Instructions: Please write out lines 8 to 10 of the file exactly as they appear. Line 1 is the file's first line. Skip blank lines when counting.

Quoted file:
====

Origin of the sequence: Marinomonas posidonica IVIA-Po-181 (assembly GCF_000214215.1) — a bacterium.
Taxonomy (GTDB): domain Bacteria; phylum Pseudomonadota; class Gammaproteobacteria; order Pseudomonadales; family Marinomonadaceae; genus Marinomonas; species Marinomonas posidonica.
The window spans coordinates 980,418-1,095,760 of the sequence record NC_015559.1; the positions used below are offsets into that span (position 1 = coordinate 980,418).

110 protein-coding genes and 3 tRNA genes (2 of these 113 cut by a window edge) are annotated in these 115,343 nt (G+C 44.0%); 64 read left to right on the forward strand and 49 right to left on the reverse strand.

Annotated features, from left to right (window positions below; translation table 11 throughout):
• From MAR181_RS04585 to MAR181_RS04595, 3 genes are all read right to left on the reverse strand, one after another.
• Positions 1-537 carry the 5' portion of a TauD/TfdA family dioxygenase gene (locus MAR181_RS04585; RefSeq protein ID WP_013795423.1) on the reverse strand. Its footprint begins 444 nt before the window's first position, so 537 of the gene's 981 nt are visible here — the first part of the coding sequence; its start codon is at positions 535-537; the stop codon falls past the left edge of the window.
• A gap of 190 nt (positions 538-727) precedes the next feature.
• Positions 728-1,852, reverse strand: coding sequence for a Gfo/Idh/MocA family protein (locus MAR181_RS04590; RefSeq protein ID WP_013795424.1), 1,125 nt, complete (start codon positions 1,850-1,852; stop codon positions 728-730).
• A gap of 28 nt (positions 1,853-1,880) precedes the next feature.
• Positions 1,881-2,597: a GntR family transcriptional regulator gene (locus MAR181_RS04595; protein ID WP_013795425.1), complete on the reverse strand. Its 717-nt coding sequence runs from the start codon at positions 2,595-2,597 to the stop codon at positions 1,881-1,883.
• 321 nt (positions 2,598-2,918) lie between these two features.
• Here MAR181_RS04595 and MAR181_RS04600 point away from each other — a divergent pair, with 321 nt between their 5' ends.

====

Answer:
• A gap of 190 nt (positions 538-727) precedes the next feature.
• Positions 728-1,852, reverse strand: coding sequence for a Gfo/Idh/MocA family protein (locus MAR181_RS04590; RefSeq protein ID WP_013795424.1), 1,125 nt, complete (start codon positions 1,850-1,852; stop codon positions 728-730).
• A gap of 28 nt (positions 1,853-1,880) precedes the next feature.